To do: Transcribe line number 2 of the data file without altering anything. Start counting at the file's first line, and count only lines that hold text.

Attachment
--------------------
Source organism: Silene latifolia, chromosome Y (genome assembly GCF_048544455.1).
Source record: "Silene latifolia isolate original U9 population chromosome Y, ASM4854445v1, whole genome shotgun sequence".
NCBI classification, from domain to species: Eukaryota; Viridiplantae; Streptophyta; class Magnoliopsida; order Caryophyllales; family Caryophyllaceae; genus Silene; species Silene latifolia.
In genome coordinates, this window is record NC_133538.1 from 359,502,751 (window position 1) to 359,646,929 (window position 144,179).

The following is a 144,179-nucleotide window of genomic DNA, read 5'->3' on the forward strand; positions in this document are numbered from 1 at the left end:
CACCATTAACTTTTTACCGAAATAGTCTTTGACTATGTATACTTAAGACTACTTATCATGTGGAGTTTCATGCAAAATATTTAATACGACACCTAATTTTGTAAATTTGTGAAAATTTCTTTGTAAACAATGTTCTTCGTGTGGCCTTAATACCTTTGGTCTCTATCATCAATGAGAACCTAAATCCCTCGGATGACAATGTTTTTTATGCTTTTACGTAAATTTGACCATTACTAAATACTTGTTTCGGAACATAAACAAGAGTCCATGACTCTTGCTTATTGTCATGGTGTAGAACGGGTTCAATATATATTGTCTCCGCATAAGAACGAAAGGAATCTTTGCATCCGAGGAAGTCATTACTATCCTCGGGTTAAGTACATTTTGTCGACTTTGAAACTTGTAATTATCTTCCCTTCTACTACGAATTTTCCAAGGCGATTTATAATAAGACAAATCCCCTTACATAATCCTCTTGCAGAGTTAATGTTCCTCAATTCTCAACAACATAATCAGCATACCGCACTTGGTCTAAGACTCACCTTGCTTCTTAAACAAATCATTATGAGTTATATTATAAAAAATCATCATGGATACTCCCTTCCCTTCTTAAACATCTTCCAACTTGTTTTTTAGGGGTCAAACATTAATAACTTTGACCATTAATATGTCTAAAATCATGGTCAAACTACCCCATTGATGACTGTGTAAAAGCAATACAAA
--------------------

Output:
Source record: "Silene latifolia isolate original U9 population chromosome Y, ASM4854445v1, whole genome shotgun sequence".